Follicles cultured in a 2D in vitro system did not grow during a 72h culture period. Their spherical structure was disrupted but the cell viability was similar to that found in freshly isolated follicles. Follicles produced 0.84±0.07pg/mL estrogen and 5.66±6.82pg/mL progesterone after 24h which was lower than that produced in a 3D culture system. Since the 2D culture of follicles led to the disruption of follicle morphology and dispersion of GCs across the surface of the culture plate, it was decided to examine and develop 3D follicle culture systems. Two 3D matrices were examined in a 48h study. Matrigel was performed because it supported the maintenance of spherical follicle morphology (47% with high M1 or M2 grade), granulosa cell viability (64% to 69%) and synthesis of both estrogen and progesterone. None of the 2D or 3D culture conditions examined supported AMH synthesis. Therefore, Matrigel was selected for further studies in which murine secondary follicles were exposed to commonly used breast cancer chemotherapeutics with or without antioxidants.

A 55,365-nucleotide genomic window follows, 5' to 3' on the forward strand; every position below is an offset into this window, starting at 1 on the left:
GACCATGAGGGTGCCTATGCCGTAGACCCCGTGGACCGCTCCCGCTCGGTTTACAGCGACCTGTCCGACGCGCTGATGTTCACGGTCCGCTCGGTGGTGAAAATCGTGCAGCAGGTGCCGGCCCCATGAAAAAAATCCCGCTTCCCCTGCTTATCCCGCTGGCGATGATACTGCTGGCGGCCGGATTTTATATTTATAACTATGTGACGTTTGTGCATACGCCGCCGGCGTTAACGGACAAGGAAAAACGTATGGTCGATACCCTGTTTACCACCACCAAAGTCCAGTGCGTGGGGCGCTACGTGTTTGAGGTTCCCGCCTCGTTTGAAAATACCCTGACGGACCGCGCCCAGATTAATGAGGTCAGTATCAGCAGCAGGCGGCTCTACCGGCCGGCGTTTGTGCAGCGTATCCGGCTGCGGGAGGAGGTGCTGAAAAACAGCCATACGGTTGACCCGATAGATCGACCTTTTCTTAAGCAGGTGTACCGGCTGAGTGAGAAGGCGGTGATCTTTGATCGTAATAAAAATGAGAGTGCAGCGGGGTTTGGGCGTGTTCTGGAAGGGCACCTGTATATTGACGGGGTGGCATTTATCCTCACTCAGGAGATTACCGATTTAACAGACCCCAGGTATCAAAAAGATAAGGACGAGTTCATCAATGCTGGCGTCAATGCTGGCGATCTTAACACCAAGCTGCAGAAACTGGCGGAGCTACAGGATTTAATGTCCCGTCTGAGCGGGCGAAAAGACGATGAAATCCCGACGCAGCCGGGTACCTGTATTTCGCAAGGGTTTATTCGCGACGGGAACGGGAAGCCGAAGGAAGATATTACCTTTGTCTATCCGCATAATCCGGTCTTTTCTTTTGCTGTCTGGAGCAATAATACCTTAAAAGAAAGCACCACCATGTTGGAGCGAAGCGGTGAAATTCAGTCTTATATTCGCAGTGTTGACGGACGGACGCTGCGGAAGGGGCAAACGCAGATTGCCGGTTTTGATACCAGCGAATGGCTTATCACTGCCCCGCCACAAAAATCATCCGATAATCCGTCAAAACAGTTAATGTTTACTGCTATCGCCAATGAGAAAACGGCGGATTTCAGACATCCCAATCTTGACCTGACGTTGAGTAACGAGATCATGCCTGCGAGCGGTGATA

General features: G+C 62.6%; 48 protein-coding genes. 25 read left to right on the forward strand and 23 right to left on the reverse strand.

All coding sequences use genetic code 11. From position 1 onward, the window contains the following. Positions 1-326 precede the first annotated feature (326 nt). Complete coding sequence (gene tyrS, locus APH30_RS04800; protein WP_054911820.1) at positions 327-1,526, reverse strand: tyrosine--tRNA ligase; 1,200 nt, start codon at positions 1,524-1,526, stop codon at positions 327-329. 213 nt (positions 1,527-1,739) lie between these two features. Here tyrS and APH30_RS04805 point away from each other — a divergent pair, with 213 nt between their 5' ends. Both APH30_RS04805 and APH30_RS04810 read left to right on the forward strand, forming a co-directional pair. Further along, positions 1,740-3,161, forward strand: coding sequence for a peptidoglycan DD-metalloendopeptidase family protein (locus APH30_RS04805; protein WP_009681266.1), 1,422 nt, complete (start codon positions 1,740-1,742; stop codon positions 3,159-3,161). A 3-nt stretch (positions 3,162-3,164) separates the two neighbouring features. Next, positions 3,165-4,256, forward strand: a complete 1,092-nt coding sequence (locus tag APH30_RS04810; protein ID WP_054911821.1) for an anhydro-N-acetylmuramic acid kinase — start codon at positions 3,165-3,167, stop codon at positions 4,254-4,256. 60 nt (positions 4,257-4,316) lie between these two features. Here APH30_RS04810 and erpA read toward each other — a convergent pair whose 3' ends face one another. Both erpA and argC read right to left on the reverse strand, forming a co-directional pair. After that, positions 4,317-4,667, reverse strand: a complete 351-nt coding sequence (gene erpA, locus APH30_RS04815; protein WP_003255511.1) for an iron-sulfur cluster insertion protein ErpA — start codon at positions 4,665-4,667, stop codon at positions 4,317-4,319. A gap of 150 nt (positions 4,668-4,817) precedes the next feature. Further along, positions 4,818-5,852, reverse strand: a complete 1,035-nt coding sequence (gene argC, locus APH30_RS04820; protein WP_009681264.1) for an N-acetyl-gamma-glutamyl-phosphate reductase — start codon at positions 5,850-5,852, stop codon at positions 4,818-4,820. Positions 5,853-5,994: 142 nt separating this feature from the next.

Doxorubicin and 4OHCYC alone and in combination were more toxic to primary derived follicular GCs within an intact follicle in vitro, than to the breast cancer cell line MCF-7, because the IC25 values of doxorubicin and 4OHCYC obtained from 24h MCF-7 exposures killed higher proportions (74% and 63% respectively) of cells inside intact murine secondary follicles in vitro. The combination of doxorubicin and 4OHCYC was additive; instead of killing 50% of the cells as exposure to the combined IC25 values of the two chemotherapeutics would predict, the combination killed 84% of the follicular cells. Exposure to the IC25 value of gamma tocopherol (gToc) obtained from the MCF-7 cells however was not at all cytotoxic to follicle cells and the addition of gToc to the doxorubicin and 4OHCYC combination also had no additional cytotoxicity. However, in this study the vehicle control for gToc, 0.3% DMSO, also maintained the morphological integrity and viability of follicles. Leading to the conclusion that the study should be repeated with a higher concentration of gToc to be able to give an unequivocal description of its separate effects on follicles.

Keywords: Breast Cancer, Ovarian failure, Granulosa cells, Doxorubicin, Cyclophosphamide, Gamma tocopherol, Anti-Mullerian Hormone, Progesterone, Estradiol, Follicle, Antioxidant

Subject: Medical Biotechnology thesis

Thesis type: Doctor of Philosophy
Completed: 2018
School: College of Medicine and Public Health
Supervisor: Associate Professor Fiona Young